They moved here in 2013, when Matt helped a friend open a Denver outpost of Bruxie, a California-based waffle-sandwich chain (the local location didn’t last long). But the couple’s plan all along was to open their own seafood restaurant. Over eighteen months, they looked at more than seventy retail locations, doing full financial workups on many of them. But most prime locations were overvalued, Matt thought. Eventually they found the cozy spot at 560 South Broadway that had previously housed a Greek restaurant and a prepared-meal takeout kitchen, and the Chowder Room debuted in January.
The location isn’t ideal, the Steins admit; it’s just beyond the hot South Broadway strip of clubs and eateries. But customers from the nearby neighborhoods of Platt Park and West Washington Park have been finding their way there, and apartments being built near the Alameda light-rail station will bring hundreds of new residents to the area.
The Chowder Room has the homey feel of a New England fish house, but Matt says the menu reflects the West Coast, too. “The West Coast is so much more dynamic with seafood than the East Coast,” he points out. “There are more species and more openness on the menu. If you go to a restaurant in Maryland, you get crab. In Massachusetts, it’s cod.”
So even though he and Carrie grew up in New York, Matt doesn’t consider the Chowder Room a return to his roots so much as a summation of his experiences in seafood. And it’s definitely a family operation, with Carrie running the front of the house. She’d worked before in the restaurant business, then taught preschool for a time while raising three children; she considers herself a nurturer. “I try to treat our guests like they’re guests in our home,” she explains. While hosting comes naturally, she’s also catching up on other aspects of restaurant management through EatDenver, the independent-restaurant group that gives local restaurateurs a chance to network and share information.
The Chowder Room's Maryland blue crab receives a light touch in the kitchen.
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Matt’s experience in sourcing seafood has helped him locate good fish suppliers in Denver, which is definitely tougher than it was in Los Angeles, he says. His knowledge of what makes seafood good borders on that of a marine biologist: He can tell you when an oyster is spawning just by the texture of the flesh (and he won’t serve them in his restaurant, describing the texture as “milky and chalky”), knows that salmon that spawn in longer rivers will be richer because they store more fat for the long journey upstream, and understands that many species of fish from cold ocean waters can stand up to being shipped from the coasts to Denver since, like red meat, some larger fish need aging time (measured in days, not weeks) for the flesh to be at its best.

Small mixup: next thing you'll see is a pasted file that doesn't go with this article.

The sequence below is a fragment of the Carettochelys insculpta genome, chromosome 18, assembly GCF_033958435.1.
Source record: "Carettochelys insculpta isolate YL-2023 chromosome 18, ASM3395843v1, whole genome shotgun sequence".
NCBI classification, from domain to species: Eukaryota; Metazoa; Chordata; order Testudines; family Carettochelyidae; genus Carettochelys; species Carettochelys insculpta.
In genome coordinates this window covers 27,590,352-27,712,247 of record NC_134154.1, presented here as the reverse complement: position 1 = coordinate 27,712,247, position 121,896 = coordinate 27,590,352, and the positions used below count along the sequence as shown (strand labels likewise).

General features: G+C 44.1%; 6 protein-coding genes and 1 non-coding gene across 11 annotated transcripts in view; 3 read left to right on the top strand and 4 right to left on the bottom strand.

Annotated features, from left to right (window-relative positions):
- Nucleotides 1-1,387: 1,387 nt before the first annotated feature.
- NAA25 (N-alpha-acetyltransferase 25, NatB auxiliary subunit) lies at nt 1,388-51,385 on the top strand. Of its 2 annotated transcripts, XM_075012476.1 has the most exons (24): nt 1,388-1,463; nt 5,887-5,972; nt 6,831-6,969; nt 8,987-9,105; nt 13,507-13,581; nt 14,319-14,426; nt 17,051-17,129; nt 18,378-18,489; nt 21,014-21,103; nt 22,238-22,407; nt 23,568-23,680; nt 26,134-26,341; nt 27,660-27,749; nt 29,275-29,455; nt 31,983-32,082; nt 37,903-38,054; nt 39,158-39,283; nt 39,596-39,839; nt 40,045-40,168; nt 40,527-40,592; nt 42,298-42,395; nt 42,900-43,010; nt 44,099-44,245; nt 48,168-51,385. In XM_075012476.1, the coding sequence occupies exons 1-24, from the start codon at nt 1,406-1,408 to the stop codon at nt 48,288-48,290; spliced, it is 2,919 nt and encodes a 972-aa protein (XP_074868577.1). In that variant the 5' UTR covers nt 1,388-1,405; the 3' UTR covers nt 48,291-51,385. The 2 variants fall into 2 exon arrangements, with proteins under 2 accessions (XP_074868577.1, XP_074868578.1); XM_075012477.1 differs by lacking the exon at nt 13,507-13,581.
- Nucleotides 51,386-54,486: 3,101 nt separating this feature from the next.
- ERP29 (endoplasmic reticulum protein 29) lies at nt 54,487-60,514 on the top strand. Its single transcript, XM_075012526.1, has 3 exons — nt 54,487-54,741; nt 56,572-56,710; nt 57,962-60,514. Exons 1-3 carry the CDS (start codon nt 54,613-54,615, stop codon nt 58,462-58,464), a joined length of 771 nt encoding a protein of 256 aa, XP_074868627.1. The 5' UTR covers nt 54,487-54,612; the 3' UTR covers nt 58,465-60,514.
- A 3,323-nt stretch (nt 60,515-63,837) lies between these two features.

The Chowder Room is not a white-tablecloth restaurant. Rather than create intricate preparations or unusual flavor combinations, Matt relies on fresh ingredients and simple presentations. So blue crab, when in season, is plated with nothing more than a light dusting of flour and a lemon-butter pan sauce. The appetizer of smoked Spanish octopus is served without much fuss. “Finding the flavor of something that’s perfect and not fucking it up,” is how Matt describes the job of good chef.
After years in hectic and crowded Los Angeles, the Steins are happy to be back in Colorado. Although they still can’t take a day off without closing the restaurant, business at the Chowder Room has stabilized enough that they’re able to start planning camping trips to the mountains, where they’ll forage for mushrooms. And Matt is even thinking about one day opening a second restaurant, with an Italian seafood theme. That would be a far cry from the seafood empire he helped run in California, but for the Steins, a mom-and-pop operation is enough to keep them in the swim.